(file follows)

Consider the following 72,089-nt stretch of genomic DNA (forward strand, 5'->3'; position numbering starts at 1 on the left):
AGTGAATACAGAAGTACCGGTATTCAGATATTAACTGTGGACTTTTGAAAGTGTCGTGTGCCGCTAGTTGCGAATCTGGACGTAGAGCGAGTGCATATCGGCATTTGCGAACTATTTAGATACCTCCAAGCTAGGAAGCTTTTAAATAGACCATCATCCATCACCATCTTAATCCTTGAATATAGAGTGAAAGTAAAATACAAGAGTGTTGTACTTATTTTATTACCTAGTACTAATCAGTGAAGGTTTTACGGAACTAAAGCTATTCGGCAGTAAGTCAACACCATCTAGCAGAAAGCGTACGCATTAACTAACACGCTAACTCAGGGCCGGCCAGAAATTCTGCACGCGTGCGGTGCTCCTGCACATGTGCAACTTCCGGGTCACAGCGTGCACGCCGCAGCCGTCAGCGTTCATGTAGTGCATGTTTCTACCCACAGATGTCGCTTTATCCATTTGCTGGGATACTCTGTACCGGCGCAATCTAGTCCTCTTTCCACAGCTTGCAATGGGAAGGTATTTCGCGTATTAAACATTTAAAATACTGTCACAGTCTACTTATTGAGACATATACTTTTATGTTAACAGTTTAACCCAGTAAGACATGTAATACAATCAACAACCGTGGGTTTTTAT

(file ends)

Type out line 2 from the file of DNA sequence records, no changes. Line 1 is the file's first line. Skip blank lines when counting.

AGTGAATACAGAAGTACCGGTATTCAGATATTAACTGTGGACTTTTGAAAGTGTCGTGTGCCGCTAGTTGCGAATCTGGACGTAGAGCGAGTGCATATCGGCATTTGCGAACTATTTAGATACCTCCAAGCTAGGAAGCTTTTAAATAGACCATCATCCATCACCATCTTAATCCTTGAATATAGAGTGAAAGTAAAATACAAGAGTGTTGTACTTATTTTATTACCTAGTACTAATCAGTGAAGGTTTTACGGAACTAAAGCTATTCGGCAGTAAGTCAACACCATCTAGCAGAAAGCGTACGCATTAACTAACACGCTAACTCAGGGCCGGCCAGAAATTCTGCACGCGTGCGGTGCTCCTGCACATGTGCAACTTCCGGGTCACAGCGTGCACGCCGCAGCCGTCAGCGTTCATGTAGTGCATGTTTCTACCCACAGATGTCGCTTTATCCATTTGCTGGGATACTCTGTACCGGCGCAATCTAGTCCTCTTTCCACAGCTTGCAATGGGAAGGTATTTCGCGTATTAAACATTTAAAATACTGTCACAGTCTACTTATTGAGACATATACTTTTATGTTAACAGTTTAACCCAGTAAGACATGTAATACAATCAACAACCGTGGGTTTTTAT